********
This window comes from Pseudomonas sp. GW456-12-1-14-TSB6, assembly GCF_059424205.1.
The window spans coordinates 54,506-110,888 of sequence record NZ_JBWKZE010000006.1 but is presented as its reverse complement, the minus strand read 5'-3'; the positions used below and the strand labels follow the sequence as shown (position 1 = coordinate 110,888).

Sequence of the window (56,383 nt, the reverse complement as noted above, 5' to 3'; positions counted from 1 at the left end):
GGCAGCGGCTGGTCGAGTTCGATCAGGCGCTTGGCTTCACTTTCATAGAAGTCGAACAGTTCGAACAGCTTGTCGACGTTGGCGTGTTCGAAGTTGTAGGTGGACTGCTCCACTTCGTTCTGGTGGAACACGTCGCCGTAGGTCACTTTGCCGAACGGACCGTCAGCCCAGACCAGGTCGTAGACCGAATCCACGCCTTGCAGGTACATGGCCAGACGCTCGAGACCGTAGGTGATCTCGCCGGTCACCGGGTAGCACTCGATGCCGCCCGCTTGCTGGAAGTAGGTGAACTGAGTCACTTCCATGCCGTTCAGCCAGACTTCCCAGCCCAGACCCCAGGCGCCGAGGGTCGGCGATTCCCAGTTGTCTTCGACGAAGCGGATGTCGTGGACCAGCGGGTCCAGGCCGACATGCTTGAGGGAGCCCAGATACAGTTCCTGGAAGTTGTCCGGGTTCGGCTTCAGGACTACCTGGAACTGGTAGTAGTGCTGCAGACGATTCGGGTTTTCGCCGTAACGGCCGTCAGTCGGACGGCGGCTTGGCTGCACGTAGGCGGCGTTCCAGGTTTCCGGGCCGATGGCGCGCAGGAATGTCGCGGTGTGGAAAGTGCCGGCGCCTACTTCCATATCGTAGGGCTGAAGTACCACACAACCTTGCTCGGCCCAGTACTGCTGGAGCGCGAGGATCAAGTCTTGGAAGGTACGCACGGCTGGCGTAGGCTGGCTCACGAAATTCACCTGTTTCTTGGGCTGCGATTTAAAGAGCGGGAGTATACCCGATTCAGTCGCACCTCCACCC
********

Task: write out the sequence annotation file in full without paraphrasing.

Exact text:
This window comes from Pseudomonas sp. GW456-12-1-14-TSB6, assembly GCF_059424205.1.
The window spans coordinates 54,506-110,888 of sequence record NZ_JBWKZE010000006.1 but is presented as its reverse complement, the minus strand read 5'-3'; the positions used below and the strand labels follow the sequence as shown (position 1 = coordinate 110,888).

Sequence of the window (56,383 nt, the reverse complement as noted above, 5' to 3'; positions counted from 1 at the left end):
GGCAGCGGCTGGTCGAGTTCGATCAGGCGCTTGGCTTCACTTTCATAGAAGTCGAACAGTTCGAACAGCTTGTCGACGTTGGCGTGTTCGAAGTTGTAGGTGGACTGCTCCACTTCGTTCTGGTGGAACACGTCGCCGTAGGTCACTTTGCCGAACGGACCGTCAGCCCAGACCAGGTCGTAGACCGAATCCACGCCTTGCAGGTACATGGCCAGACGCTCGAGACCGTAGGTGATCTCGCCGGTCACCGGGTAGCACTCGATGCCGCCCGCTTGCTGGAAGTAGGTGAACTGAGTCACTTCCATGCCGTTCAGCCAGACTTCCCAGCCCAGACCCCAGGCGCCGAGGGTCGGCGATTCCCAGTTGTCTTCGACGAAGCGGATGTCGTGGACCAGCGGGTCCAGGCCGACATGCTTGAGGGAGCCCAGATACAGTTCCTGGAAGTTGTCCGGGTTCGGCTTCAGGACTACCTGGAACTGGTAGTAGTGCTGCAGACGATTCGGGTTTTCGCCGTAACGGCCGTCAGTCGGACGGCGGCTTGGCTGCACGTAGGCGGCGTTCCAGGTTTCCGGGCCGATGGCGCGCAGGAATGTCGCGGTGTGGAAAGTGCCGGCGCCTACTTCCATATCGTAGGGCTGAAGTACCACACAACCTTGCTCGGCCCAGTACTGCTGGAGCGCGAGGATCAAGTCTTGGAAGGTACGCACGGCTGGCGTAGGCTGGCTCACGAAATTCACCTGTTTCTTGGGCTGCGATTTAAAGAGCGGGAGTATACCCGATTCAGTCGCACCTCCACCC